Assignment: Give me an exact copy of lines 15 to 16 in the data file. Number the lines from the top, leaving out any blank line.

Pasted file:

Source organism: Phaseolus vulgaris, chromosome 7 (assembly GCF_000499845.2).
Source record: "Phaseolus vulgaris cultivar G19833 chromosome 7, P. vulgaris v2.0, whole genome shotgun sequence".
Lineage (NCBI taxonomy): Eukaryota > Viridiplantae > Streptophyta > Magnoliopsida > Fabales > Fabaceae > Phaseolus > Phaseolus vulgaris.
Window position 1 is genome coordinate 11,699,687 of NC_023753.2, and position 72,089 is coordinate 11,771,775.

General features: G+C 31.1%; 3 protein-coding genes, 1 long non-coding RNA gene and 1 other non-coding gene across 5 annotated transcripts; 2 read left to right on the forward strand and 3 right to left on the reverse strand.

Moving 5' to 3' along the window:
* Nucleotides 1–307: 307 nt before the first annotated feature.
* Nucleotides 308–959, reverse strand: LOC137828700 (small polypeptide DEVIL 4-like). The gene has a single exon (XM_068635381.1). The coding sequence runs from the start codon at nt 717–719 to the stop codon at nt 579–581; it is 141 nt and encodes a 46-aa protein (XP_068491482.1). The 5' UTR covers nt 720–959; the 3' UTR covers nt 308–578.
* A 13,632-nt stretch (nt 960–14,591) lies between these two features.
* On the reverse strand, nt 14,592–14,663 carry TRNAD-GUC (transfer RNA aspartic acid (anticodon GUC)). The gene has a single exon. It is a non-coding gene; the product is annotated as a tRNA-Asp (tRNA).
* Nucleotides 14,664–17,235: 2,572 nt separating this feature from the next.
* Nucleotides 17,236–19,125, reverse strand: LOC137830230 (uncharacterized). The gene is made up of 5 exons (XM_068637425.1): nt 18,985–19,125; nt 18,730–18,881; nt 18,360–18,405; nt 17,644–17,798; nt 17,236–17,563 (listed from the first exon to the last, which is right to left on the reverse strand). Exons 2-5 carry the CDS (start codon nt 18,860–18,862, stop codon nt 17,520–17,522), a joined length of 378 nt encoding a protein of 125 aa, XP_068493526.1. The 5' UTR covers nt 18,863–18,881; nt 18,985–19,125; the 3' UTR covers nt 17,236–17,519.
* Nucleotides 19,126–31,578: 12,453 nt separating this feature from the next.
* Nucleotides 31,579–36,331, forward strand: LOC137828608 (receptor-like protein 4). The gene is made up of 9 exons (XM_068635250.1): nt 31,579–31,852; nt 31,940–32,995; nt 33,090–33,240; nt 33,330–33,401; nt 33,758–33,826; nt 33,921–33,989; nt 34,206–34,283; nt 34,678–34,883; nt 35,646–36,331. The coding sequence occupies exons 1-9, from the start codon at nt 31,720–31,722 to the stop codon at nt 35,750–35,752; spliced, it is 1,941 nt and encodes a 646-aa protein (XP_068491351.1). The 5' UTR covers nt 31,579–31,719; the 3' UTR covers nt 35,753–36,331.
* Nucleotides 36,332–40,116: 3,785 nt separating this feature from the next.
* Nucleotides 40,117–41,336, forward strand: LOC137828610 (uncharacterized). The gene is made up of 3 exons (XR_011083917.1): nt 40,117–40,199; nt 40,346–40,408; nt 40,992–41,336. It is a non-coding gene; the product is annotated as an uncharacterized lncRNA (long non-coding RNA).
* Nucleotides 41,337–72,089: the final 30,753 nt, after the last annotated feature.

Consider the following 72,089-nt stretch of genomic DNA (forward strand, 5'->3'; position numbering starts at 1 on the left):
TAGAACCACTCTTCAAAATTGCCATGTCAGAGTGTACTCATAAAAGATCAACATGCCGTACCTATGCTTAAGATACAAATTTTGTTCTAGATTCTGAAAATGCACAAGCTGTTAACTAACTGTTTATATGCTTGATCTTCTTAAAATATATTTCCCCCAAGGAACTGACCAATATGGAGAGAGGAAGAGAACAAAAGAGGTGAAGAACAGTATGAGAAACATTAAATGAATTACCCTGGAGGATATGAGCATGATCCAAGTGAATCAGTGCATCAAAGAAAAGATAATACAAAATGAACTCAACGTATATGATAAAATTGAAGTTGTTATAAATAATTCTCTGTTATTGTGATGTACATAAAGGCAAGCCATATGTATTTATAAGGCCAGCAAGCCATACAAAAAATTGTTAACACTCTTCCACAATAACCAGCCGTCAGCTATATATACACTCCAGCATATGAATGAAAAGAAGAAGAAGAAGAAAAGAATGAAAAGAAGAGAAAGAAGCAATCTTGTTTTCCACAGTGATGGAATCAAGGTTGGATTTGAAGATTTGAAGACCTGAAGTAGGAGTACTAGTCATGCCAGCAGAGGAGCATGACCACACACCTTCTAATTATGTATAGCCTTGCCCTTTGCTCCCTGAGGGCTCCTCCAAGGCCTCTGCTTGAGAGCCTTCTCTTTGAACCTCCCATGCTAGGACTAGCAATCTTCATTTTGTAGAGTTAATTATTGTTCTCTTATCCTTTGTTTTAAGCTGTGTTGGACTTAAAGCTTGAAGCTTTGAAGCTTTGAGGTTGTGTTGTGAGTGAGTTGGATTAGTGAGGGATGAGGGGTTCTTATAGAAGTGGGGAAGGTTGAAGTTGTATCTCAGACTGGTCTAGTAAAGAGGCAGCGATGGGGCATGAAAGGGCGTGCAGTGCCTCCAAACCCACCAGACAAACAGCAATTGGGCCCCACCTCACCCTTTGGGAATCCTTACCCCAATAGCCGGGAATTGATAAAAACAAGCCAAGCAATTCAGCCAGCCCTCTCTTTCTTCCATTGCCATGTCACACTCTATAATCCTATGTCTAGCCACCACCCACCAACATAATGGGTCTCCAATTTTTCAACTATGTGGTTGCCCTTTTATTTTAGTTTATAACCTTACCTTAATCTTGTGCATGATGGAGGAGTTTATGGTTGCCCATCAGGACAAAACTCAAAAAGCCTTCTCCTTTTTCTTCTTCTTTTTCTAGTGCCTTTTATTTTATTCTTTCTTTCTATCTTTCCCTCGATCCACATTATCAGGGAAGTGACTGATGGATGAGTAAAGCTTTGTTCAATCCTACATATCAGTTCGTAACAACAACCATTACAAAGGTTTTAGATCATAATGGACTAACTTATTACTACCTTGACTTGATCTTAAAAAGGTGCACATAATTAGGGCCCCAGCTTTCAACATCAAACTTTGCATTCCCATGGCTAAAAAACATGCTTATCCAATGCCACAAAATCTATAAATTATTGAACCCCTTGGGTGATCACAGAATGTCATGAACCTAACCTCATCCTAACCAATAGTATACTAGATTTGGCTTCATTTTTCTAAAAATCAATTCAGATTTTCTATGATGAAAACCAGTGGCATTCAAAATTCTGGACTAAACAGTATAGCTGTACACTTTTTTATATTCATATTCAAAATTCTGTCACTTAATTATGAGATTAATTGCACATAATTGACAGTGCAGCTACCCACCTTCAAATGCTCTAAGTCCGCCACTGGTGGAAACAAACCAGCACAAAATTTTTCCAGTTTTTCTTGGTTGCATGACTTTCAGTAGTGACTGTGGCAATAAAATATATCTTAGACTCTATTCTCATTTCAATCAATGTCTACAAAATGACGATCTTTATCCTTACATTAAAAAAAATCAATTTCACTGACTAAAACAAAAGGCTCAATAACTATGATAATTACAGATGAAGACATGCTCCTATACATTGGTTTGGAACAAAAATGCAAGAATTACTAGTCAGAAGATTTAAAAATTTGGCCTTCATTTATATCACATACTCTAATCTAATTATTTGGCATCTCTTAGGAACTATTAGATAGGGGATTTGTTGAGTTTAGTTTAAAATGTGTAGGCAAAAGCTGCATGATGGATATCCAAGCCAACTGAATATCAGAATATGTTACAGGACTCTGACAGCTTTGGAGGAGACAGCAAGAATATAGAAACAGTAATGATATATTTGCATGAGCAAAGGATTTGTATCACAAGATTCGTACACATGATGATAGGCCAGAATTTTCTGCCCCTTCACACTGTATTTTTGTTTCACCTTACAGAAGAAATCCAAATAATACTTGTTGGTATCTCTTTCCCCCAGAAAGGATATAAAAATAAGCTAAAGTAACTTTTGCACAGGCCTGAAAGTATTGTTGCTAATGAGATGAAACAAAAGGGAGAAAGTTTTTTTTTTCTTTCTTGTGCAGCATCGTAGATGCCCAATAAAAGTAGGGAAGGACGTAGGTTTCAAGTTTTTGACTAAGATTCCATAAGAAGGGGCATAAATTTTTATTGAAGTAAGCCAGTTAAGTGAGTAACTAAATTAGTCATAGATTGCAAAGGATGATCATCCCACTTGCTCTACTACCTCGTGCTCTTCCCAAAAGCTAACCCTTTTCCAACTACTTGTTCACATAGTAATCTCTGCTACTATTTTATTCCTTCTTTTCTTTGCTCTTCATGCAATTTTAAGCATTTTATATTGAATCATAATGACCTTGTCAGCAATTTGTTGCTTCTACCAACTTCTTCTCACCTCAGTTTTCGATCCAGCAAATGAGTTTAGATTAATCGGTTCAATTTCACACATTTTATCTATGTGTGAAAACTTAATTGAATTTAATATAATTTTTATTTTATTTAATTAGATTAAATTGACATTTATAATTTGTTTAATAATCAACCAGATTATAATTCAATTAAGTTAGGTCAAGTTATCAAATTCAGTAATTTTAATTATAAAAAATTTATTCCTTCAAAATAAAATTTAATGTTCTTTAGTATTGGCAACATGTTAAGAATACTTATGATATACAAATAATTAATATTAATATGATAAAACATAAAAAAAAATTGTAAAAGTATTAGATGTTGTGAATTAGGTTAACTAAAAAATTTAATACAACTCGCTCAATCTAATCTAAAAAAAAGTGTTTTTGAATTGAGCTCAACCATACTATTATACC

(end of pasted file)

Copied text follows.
* Nucleotides 36,332–40,116: 3,785 nt separating this feature from the next.
* Nucleotides 40,117–41,336, forward strand: LOC137828610 (uncharacterized). The gene is made up of 3 exons (XR_011083917.1): nt 40,117–40,199; nt 40,346–40,408; nt 40,992–41,336. It is a non-coding gene; the product is annotated as an uncharacterized lncRNA (long non-coding RNA).